To begin, tell students the objective of the lesson is to identify the sounds in a word and how to represent those sounds with letters so that they can read the word. After stating the objective, activate students’ background knowledge with a warm-up activity or review of the phonics skills learned in previous lessons. Before beginning the new instruction, remind students of the importance of learning letter-sound correspondences and how phonics skills can improve reading ability by giving readers a way to figure out new words they see in their books. Explain that skilled readers can identify the individual sounds in a word and can connect those sounds with letters. To learn how to do that, tell students they will be using cards with letters printed on them, or letter cards.


Model the steps of using letter cards with word boxes either on paper, with a document camera, or using an interactive whiteboard. Use decodable words with corresponding pictures. Be sure that the words chosen for the lesson are appropriate for students’ age and the syllable types they have learned in a systematic sequence. The words in this example lesson are appropriate for students who have learned the common consonants and short vowels. Students will be applying those letter-sound correspondences to decode closed syllable, CVC words. The following is an example of introducing the word box and thinking aloud to model the use of it (see Figure 1).

Figure 1. Example Word Box


m a p

Today we are using a word box and letter cards to practice decoding words with the letter-sound correspondences you have been learning. I am going to model how to use the word box and then we will practice together. To begin, watch me as I model how to use the word box.

This is a word box (place word box and letter cards in front of students). At the top of the word box is a picture of a map. At the bottom of the word box are three boxes. These three boxes tell us how many sounds there are in the word “map.” The first sound I hear in “map” is /m/. I know that the letter “m” represents the sound /m/ (arrange the letter cards in front of the students so that they can see you find the “m” letter card and place it in the first box on the word box).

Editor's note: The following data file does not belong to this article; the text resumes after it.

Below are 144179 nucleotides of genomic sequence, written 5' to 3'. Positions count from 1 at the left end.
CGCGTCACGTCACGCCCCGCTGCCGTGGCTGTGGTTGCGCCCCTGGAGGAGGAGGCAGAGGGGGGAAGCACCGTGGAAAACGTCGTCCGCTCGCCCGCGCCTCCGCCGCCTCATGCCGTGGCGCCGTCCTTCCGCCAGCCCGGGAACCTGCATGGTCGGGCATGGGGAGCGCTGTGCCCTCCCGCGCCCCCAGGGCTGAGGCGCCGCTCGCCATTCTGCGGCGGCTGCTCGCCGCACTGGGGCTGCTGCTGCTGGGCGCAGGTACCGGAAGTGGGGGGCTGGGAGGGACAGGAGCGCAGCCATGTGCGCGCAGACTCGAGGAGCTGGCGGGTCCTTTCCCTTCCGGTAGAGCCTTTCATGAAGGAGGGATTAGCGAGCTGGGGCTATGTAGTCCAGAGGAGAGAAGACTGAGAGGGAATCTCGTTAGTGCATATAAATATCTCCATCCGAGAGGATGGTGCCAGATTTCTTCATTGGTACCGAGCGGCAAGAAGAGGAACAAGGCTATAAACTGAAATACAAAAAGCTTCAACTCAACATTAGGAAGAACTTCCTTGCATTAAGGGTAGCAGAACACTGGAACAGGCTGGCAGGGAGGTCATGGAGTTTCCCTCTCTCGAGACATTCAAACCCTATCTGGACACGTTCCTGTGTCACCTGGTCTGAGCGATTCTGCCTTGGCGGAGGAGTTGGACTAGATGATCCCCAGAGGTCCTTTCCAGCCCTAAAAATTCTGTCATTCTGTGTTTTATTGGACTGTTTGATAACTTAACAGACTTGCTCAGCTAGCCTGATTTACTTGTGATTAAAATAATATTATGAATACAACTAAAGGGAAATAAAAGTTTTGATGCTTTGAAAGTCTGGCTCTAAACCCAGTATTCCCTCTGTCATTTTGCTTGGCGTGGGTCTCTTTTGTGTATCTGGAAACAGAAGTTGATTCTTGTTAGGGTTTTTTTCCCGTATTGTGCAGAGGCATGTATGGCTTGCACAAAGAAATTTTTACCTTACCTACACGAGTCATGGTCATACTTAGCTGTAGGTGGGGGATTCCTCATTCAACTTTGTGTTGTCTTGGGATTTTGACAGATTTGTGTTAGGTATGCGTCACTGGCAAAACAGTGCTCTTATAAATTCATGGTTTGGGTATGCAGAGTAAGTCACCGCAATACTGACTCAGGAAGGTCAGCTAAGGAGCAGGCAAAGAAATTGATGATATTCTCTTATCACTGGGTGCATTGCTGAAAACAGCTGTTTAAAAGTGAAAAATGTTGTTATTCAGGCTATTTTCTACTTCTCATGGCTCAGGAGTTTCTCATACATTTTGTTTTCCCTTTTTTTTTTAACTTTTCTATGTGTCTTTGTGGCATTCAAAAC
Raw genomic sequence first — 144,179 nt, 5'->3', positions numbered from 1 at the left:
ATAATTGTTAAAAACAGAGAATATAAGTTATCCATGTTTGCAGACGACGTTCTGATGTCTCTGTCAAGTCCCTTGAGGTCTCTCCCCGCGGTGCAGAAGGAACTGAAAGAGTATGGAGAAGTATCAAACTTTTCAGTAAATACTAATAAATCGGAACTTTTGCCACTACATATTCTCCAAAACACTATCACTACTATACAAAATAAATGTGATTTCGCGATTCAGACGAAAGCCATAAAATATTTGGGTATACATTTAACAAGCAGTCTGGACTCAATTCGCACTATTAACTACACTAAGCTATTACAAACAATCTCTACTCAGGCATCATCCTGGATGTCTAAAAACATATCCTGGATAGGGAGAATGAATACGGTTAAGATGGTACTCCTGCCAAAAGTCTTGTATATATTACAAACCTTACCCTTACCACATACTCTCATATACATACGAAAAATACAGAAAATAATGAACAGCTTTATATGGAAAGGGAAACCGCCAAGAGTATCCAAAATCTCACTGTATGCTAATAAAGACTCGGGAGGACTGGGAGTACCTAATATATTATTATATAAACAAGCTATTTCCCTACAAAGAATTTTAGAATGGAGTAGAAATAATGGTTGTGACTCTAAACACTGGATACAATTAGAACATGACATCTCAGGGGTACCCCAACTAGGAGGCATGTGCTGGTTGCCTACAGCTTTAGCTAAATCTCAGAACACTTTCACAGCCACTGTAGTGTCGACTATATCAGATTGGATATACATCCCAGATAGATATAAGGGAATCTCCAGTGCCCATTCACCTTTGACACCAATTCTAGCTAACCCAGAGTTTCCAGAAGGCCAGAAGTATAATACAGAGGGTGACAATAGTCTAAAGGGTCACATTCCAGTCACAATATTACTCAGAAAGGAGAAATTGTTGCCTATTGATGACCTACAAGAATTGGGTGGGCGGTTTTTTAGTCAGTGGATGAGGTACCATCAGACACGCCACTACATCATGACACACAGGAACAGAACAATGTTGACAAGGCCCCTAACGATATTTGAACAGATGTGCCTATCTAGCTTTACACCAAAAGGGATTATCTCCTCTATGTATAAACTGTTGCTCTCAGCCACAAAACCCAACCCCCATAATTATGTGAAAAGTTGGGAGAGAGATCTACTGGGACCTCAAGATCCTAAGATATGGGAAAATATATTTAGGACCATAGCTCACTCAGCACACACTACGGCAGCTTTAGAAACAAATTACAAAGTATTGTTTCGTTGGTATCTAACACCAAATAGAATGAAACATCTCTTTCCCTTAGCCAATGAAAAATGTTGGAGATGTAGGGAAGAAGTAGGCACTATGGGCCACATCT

I found the “m” letter card. I am going to place the “m” letter card in the beginning box on the word box. The letter “m” represents the sound /m/ in “map.” The middle sound I hear in “map” is /ă /. That /ă/ is the short “a” vowel sound. I am going to choose the “a” letter card and place it in the second box to represent the /ă/ sound (arrange the letter cards in front of the students so that they can see you find the “a” letter card and place it in the middle box on the word box).

The ending sound in “map” is /p/. The consonant “p” represents the sound /p/. I am going to find the “p” letter card and place it in the ending box on the word box (arrange the letter cards in front of the students so that they can see you find the “p” letter card and place it in the end box on the word box).

I found all the letters for the word “map.” Now I am going to practice saying all the sounds in “map.” As I say each sound, I am going to touch each letter that represents that sound: 1) /m/, 2) /ă /, and 3) /p/. Blend all the sounds together, “map” (repeat the modeling 3-5 times or until the students understand the procedures)

Guided Practice